"Analysts after analysts said if you look at the mosaic of [iPhone] orders, it's got to be a bad quarter," said Cramer, whose charitable trust owns shares of Apple. "[Buffett] obviously does not think about the quarter. He thinks of this as a consumer products company with 99 percent satisfaction."
"[Buffett] thinks very young," Cramer said on "Squawk on the Street." He often talks about "how every kid he knows has one and they would never use anything else. That's good enough for him."
Apple stock rose more than 3 percent Friday to an all-time high midmorning Friday after Buffett revealed that Berkshire Hathaway bought 75 million shares of the tech giant during the first quarter. That adds to the 165.3 million shares Berkshire already owned at the end of 2017.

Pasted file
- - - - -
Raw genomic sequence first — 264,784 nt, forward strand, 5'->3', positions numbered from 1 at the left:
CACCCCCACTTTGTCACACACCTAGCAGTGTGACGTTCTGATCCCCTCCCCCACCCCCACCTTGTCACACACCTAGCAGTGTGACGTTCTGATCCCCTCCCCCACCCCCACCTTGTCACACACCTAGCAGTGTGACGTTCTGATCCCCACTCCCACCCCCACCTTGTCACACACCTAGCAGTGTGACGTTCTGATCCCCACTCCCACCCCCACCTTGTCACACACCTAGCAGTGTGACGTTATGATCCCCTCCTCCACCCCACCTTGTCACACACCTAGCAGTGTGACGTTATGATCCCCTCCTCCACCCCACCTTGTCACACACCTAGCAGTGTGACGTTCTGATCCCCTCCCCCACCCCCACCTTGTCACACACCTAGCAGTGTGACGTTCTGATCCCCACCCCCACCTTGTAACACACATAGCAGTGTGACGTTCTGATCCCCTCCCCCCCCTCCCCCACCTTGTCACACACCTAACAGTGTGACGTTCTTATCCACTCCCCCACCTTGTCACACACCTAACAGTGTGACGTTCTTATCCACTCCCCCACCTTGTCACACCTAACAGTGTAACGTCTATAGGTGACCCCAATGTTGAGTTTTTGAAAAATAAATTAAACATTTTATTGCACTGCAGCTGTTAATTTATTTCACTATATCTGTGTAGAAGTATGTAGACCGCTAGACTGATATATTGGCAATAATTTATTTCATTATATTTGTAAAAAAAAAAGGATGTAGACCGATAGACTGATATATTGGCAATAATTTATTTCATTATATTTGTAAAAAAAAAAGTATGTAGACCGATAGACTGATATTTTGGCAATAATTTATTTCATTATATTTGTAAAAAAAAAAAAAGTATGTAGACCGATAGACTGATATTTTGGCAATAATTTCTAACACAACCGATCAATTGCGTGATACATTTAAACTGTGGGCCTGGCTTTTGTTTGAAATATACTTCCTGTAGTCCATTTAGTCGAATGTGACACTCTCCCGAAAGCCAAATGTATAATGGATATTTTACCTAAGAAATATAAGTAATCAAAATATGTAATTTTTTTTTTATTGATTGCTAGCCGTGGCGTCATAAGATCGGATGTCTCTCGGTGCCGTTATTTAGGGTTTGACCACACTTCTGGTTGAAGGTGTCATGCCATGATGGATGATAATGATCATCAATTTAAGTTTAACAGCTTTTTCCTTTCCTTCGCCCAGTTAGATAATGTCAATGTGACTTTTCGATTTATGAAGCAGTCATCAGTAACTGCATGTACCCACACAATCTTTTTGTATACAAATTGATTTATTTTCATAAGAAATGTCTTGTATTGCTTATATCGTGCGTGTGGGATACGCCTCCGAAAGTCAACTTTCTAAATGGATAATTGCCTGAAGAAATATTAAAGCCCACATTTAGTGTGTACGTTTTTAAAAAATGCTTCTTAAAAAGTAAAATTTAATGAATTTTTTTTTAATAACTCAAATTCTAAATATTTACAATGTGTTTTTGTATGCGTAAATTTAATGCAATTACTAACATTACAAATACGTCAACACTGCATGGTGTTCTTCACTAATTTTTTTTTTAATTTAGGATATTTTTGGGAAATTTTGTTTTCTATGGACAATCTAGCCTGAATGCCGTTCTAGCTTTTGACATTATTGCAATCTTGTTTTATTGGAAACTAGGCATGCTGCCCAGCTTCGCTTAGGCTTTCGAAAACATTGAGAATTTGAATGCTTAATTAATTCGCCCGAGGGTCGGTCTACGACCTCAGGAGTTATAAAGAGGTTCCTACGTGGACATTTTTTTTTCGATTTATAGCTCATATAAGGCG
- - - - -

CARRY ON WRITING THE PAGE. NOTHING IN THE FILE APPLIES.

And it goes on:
Wall Street analysts had been worried about a potential slowdown in iPhone sales and speculation that Apple might be looking to wind down the iPhone X prior to the company's quarterly earnings report Tuesday. The company beat earnings expectations but sold fewer iPhones than expected.
"The idea that you're going to spend loads of time trying to guess how many iPhone X ... are going to be sold in a three-month period totally misses the point," the Oracle of Omaha told CNBC's Becky Quick.
Berkshire first made an investment in Apple in 2016 after a person at the company bought about 10 million shares. Buffett then looked at the stock and purchased considerably more, the billionaire recalled in August to CNBC.